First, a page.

lecture, if you’re sending out announcement, or even for grading, you can do recordings and instead of putting text messages, so if you want to have that in (mumbles) and personal connection
with your students, you could just use that. So those are some things
that definitely save you time because you’re recording
it and it’s right there and you can attach it because
you’re not bringing it back outside, you know? Outside of campus and
then trying to figure out how to upload or how to find the link and then how to send it to your students. So recording and reusing
was item number three and let’s talk about all we have to before we take questions. Open educational resources. How many of use use open
educational resources in your course? I mean, these are free
resources that you find right from youtube videos
to like other resources that exist out there. So if you find that you have not, I would definitely encourage you. There’s a lot of sites, lot of (mumbles) funded projects that have been like that have created a lot
of these resources too. So OER commons is one I
would highly recommend. You could go search by subject and see if there is
anything applicable to you. This page though, edutech wiki, actually had a lot of, what they did was, they
have a lot of different sites that has reusable learning objects. So RLOs are reusable learning objects. It used to be a very popular
term once upon a time, but not as much. People have created these learning objects which you can take and
include it in your courses. So this site that is there is from (mumbles) and that was a grant-funded project, too. They have a lot of resources
that you can check out, but that edutech wiki site, if you go there is a
lot of different links over there that you can use. So I definitely recommend checking OER and reusable learning object. Before we move on to the next category, let’s see if there is any questions on OER, Open Educational Resources
or recording and reusing. Okay. Thank you for letting us know, Stephanie. Okay, great. Thank you, Sam. Sam just shared Canvas comment because another great resource. Faculty who are willing
to share their courses can (mumbles) a full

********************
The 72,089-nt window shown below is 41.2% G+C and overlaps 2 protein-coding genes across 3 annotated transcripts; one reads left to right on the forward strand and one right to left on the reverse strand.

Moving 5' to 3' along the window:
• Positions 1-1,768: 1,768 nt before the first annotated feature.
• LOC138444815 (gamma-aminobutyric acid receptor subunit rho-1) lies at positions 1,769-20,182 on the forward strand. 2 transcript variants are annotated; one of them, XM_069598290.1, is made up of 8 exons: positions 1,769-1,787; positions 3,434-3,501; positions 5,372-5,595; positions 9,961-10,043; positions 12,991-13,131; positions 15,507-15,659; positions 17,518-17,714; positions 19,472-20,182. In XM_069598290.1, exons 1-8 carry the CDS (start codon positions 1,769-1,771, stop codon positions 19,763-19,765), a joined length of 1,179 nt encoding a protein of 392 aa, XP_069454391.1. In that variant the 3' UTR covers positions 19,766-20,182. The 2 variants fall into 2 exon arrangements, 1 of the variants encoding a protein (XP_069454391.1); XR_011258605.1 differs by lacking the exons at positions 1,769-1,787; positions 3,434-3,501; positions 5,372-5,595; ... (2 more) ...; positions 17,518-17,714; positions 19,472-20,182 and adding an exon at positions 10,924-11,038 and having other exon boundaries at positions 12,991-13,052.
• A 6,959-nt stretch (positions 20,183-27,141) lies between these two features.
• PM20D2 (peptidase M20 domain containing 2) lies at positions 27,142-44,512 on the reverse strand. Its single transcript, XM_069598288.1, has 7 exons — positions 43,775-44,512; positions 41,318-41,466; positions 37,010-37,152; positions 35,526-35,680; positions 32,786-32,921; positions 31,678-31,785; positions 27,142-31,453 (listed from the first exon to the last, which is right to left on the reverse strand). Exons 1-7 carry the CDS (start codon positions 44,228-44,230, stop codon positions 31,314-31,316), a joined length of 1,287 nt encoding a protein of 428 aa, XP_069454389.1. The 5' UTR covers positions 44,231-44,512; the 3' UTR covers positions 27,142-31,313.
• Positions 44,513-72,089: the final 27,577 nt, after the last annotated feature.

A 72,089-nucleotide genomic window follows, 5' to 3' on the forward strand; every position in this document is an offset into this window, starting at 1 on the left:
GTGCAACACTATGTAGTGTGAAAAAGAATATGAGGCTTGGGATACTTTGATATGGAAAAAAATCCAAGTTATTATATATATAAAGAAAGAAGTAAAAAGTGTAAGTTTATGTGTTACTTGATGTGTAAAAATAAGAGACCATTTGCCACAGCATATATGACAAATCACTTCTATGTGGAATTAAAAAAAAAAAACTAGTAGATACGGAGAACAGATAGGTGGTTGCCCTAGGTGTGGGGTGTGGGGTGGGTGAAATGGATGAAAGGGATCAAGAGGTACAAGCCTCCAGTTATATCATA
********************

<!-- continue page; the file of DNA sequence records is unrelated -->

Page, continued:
course in the commons. So, and you can import a specific
portion of it too, right? Whatever aspects you want, that is great. And then Hamish shared
earlier about the Freeland web cam recording. You can go my media tool, also known as how to run your management. Okay, so the two things from (mumbles) if you didn’t catch it earlier on. Any other open educational
resources that you use? Again, maybe depending
on your content area, it might be different site that you go to as well. So I mean, it’s not a bad idea to rely on these materials as long as you know that they’re credible
enough and they just saw some random youtube video. I personally, I mean, I use
a lot of web resources too, but I always like to
supplement it with my resource, my instructor generated material. And students have told me that
it always makes a difference when they listen to me because first, they know that you are their instructor. They see you and they hear you every week and just not external resources. So I think a balance
of both is really good if you’re able to do it. Okay, great. Since we didn’t see any
questions, let’s move on to strategy five because we are responding to student questions. So we know that we get a lot of questions from our students. So how do we manage our
time or be more efficient in responding to student questions? So the first thing I do is, I create a folder called
contact the instructor forum. So in contact the instructor forum, so I tell them if you have